Tag Archive: recipes

Our Favorite Holiday Cookie Recipes

Every year, cookies grace our family table on Christmas Eve.  The tradition started out simply enough.  My children would ask to help me make the cookies that would be left for Santa when they went to bed that evening.  Now that they are older and a little wiser, the fun of making the cookies has become an integral part of the holiday festivities.

We spend time in our farmhouse kitchen making my Grandmother’s Chocolate Crinkles, our Candy Cane Meringues, and the other delicious favorites that have come to be tied to our holiday celebration.  With each bite, we’re reminded of the memory of holidays past.  With each moment spent together in the kitchen, we’re making new memories that I hope will last a lifetime.

In case you are looking for a few good cookie recipes to add to your holiday baking collection, you’ll find links to the recipes for our favorites below.  It warms my heart to think that you might use one of our favorite recipes to make a memory with your friends and family this year.  Enjoy!


This post was featured in The 1840 Farm Community Newsletter. To make sure that you don’t miss any of our original content or favorite recipes, DIY projects, and homesteading advice from around the web, subscribe to The 1840 Farm Community Newsletter. Visit our subscription form to become the newest member of The 1840 Farm Community.

Our newsletter isn’t the only way to follow what’s happening here at 1840 Farm.
You’re always welcome at 1840 Farm
and at The 1840 Farm Mercantile Shop on Etsy.
You can also find 1840 Farm throughout the social media universe on
Facebook, Twitter, Pinterest, Instagram, Flickr, and Bloglovin‘.

We even created a new 1840 Farm Community Newsletter Pinterest board to catalog
our newsletter content so that you could easily pin your favorites to your own boards.

Come add your voice to our conversation!
We’ll hope to see you there!

This post was shared on the:

From The Farm Blog Hop

Permanent link to this article: http://1840farm.com/2013/12/our-favorite-holiday-cookie-recipes/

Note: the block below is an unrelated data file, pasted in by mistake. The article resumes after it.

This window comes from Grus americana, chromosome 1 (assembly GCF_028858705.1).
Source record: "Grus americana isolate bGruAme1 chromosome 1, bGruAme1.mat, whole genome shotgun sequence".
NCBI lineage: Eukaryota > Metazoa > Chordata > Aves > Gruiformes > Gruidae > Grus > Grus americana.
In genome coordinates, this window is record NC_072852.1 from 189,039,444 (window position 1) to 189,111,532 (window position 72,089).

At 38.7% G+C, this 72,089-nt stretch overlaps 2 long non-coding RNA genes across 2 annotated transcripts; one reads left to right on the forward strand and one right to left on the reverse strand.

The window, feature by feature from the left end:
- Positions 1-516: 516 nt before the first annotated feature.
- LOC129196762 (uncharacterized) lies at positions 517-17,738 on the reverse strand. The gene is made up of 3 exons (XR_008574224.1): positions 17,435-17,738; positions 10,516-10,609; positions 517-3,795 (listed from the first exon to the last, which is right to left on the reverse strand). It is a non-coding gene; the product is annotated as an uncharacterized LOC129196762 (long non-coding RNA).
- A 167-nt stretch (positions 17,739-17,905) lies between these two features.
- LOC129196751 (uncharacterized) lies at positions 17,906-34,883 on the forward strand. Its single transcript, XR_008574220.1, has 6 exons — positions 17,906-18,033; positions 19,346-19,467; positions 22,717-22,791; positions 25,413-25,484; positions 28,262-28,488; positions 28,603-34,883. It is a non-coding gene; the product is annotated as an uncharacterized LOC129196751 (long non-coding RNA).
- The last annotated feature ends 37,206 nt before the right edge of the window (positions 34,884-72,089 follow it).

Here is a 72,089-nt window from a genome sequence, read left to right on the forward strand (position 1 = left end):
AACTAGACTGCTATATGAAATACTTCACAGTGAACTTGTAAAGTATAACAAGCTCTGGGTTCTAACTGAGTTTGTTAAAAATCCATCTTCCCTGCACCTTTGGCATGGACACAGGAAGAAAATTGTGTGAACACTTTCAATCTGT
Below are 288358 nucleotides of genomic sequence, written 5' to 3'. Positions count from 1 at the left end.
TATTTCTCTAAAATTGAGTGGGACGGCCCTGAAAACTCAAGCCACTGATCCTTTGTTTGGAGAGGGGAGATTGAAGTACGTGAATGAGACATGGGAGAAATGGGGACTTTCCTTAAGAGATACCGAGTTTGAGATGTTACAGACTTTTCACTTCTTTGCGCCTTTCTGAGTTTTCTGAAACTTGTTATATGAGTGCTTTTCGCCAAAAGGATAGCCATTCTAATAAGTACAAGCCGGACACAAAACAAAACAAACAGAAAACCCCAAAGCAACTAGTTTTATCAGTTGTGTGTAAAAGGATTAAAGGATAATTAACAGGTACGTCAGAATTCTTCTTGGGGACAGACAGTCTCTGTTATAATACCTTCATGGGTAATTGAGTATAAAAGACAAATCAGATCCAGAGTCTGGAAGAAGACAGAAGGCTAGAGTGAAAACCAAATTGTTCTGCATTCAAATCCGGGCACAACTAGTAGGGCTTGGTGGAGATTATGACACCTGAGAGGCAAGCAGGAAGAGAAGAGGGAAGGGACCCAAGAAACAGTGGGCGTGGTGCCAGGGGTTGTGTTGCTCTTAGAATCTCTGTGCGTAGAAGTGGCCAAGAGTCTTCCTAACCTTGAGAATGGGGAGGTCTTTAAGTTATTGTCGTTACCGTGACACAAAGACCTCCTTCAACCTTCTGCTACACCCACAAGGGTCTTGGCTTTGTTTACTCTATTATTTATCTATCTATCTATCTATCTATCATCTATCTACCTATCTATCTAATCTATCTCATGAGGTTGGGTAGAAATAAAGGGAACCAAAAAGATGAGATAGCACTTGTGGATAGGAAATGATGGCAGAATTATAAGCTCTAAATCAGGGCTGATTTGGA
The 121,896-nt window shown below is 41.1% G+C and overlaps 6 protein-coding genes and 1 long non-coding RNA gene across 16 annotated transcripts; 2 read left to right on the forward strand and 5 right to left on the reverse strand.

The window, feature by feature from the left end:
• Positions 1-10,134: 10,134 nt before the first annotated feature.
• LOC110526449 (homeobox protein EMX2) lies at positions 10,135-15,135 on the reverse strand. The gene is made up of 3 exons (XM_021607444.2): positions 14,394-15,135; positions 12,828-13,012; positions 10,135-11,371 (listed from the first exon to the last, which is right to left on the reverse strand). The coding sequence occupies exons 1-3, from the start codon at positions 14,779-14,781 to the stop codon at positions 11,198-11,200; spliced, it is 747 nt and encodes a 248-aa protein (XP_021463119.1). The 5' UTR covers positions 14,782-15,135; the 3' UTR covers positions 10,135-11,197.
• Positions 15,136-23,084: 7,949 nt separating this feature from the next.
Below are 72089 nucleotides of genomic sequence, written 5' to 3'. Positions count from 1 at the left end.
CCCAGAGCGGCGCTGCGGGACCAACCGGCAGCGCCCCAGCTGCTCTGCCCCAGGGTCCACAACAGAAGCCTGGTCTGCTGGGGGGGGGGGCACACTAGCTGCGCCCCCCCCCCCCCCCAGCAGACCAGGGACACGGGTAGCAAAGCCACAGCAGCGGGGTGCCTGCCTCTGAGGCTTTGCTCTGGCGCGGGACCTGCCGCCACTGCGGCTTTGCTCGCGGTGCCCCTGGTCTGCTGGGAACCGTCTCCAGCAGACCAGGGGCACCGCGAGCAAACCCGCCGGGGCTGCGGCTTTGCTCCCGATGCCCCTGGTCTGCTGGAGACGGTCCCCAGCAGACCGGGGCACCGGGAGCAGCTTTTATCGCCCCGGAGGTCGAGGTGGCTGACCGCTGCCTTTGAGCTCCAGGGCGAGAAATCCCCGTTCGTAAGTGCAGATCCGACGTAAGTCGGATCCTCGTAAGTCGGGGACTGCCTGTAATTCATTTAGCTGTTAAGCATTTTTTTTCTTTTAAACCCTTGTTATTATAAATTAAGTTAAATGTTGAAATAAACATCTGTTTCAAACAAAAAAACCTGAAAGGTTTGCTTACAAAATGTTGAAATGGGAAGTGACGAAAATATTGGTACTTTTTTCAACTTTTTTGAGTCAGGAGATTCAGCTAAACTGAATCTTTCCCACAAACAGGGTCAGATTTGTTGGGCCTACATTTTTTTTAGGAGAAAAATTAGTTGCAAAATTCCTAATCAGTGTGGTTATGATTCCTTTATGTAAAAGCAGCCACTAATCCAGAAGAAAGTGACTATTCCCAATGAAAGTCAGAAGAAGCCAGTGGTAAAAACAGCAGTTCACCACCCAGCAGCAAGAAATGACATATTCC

1840 Farm and The Grain Mill Wagon Challenge

Earlier this year, I was invited to take part in the Grain Mill Wagon Challenge.  As a participant, I would use the WonderMill they supplied me with to mill my own flours and meals here at 1840 Farm.  Then I would share a collection of recipes that incorporated the freshly milled grains.

I will admit to being skeptical at first. It was hard for me to believe that milling our own fresh flour would be as simple as using a food processor or other type of straightforward kitchen appliance. I was also concerned that the resulting flour would be too heavy and that it would adversely affect the texture of our favorite recipes. For years, I had been using store bought wheat flours and trying my best to balance flavor and texture with the health benefits of whole grain flour.

I had produced many baked goods that were whole grain or whole wheat that had given me the basis for this concern. Those breads and pastries were often heavy and dense. Some had a sharp, biting flavor because the flour had been stored incorrectly long before I purchased it and brought it home.

Yet I was very interested in learning more about The WonderMill and trying my hand at producing our own freshly milled flour.  I wanted to try for myself and see if fresh flour was any different from the varieties I had purchased at my local grocery store and natural grocer.

It didn’t take long to convince me that freshly milled flour is superior in every way possible.  It also didn’t take long for me to fall in love with The WonderMill.  I cannot compare it to other mills as it is the only one I have ever used.  I can tell you that The WonderMill is so simple to use that it only requires setting it on the counter, plugging it in, and flipping a switch.  That’s it.

In minutes, the mill powers through an entire hopper of wheat berries or corn kernels and produces beautiful flours and meals from fine pastry flour to coarse meal.  I have been happily milling our own flour and cornmeal during this challenge and I don’t see myself ever returning to purchasing the store bought variety ever again.